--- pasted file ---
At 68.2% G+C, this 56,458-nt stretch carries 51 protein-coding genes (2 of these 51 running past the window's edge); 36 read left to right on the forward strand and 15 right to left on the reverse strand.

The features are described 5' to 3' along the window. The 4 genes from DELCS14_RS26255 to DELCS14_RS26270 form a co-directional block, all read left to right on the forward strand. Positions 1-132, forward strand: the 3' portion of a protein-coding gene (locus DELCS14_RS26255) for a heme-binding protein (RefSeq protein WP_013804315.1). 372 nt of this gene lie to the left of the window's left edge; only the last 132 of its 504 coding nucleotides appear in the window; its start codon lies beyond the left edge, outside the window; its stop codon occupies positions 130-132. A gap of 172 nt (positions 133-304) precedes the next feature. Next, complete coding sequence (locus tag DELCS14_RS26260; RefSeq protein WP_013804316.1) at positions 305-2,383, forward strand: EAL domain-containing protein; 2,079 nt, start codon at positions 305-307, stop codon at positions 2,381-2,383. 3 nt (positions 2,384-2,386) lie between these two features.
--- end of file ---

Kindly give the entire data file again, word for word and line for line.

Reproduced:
At 68.2% G+C, this 56,458-nt stretch carries 51 protein-coding genes (2 of these 51 running past the window's edge); 36 read left to right on the forward strand and 15 right to left on the reverse strand.

The features are described 5' to 3' along the window. The 4 genes from DELCS14_RS26255 to DELCS14_RS26270 form a co-directional block, all read left to right on the forward strand. Positions 1-132, forward strand: the 3' portion of a protein-coding gene (locus DELCS14_RS26255) for a heme-binding protein (RefSeq protein WP_013804315.1). 372 nt of this gene lie to the left of the window's left edge; only the last 132 of its 504 coding nucleotides appear in the window; its start codon lies beyond the left edge, outside the window; its stop codon occupies positions 130-132. A gap of 172 nt (positions 133-304) precedes the next feature. Next, complete coding sequence (locus tag DELCS14_RS26260; RefSeq protein WP_013804316.1) at positions 305-2,383, forward strand: EAL domain-containing protein; 2,079 nt, start codon at positions 305-307, stop codon at positions 2,381-2,383. 3 nt (positions 2,384-2,386) lie between these two features.